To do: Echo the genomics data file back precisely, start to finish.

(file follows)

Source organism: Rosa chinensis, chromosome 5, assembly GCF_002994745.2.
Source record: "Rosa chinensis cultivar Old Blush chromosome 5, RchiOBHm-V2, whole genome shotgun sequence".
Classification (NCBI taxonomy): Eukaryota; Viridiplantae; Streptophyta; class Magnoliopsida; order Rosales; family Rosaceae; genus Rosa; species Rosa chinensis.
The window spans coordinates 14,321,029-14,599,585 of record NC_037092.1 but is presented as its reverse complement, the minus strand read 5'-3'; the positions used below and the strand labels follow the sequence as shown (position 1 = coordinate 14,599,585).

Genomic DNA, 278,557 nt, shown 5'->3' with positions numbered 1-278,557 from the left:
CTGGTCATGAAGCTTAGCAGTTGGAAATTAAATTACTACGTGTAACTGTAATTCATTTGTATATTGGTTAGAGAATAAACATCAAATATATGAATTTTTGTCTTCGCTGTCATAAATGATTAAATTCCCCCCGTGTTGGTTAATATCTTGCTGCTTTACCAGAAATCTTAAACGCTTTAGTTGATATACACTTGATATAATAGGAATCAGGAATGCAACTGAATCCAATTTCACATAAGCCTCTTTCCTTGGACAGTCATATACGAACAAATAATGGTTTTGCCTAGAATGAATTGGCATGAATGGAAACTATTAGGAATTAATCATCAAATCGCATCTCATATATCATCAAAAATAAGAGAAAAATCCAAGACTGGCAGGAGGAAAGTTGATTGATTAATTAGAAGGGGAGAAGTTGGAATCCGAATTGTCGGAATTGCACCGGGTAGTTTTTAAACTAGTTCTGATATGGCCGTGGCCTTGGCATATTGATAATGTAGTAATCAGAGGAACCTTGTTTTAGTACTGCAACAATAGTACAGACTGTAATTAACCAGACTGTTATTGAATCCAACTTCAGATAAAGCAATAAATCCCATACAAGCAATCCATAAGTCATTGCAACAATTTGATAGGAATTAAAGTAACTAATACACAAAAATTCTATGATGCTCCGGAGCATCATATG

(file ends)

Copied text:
Source organism: Rosa chinensis, chromosome 5, assembly GCF_002994745.2.
Source record: "Rosa chinensis cultivar Old Blush chromosome 5, RchiOBHm-V2, whole genome shotgun sequence".
Classification (NCBI taxonomy): Eukaryota; Viridiplantae; Streptophyta; class Magnoliopsida; order Rosales; family Rosaceae; genus Rosa; species Rosa chinensis.
The window spans coordinates 14,321,029-14,599,585 of record NC_037092.1 but is presented as its reverse complement, the minus strand read 5'-3'; the positions used below and the strand labels follow the sequence as shown (position 1 = coordinate 14,599,585).

Genomic DNA, 278,557 nt, shown 5'->3' with positions numbered 1-278,557 from the left:
CTGGTCATGAAGCTTAGCAGTTGGAAATTAAATTACTACGTGTAACTGTAATTCATTTGTATATTGGTTAGAGAATAAACATCAAATATATGAATTTTTGTCTTCGCTGTCATAAATGATTAAATTCCCCCCGTGTTGGTTAATATCTTGCTGCTTTACCAGAAATCTTAAACGCTTTAGTTGATATACACTTGATATAATAGGAATCAGGAATGCAACTGAATCCAATTTCACATAAGCCTCTTTCCTTGGACAGTCATATACGAACAAATAATGGTTTTGCCTAGAATGAATTGGCATGAATGGAAACTATTAGGAATTAATCATCAAATCGCATCTCATATATCATCAAAAATAAGAGAAAAATCCAAGACTGGCAGGAGGAAAGTTGATTGATTAATTAGAAGGGGAGAAGTTGGAATCCGAATTGTCGGAATTGCACCGGGTAGTTTTTAAACTAGTTCTGATATGGCCGTGGCCTTGGCATATTGATAATGTAGTAATCAGAGGAACCTTGTTTTAGTACTGCAACAATAGTACAGACTGTAATTAACCAGACTGTTATTGAATCCAACTTCAGATAAAGCAATAAATCCCATACAAGCAATCCATAAGTCATTGCAACAATTTGATAGGAATTAAAGTAACTAATACACAAAAATTCTATGATGCTCCGGAGCATCATATG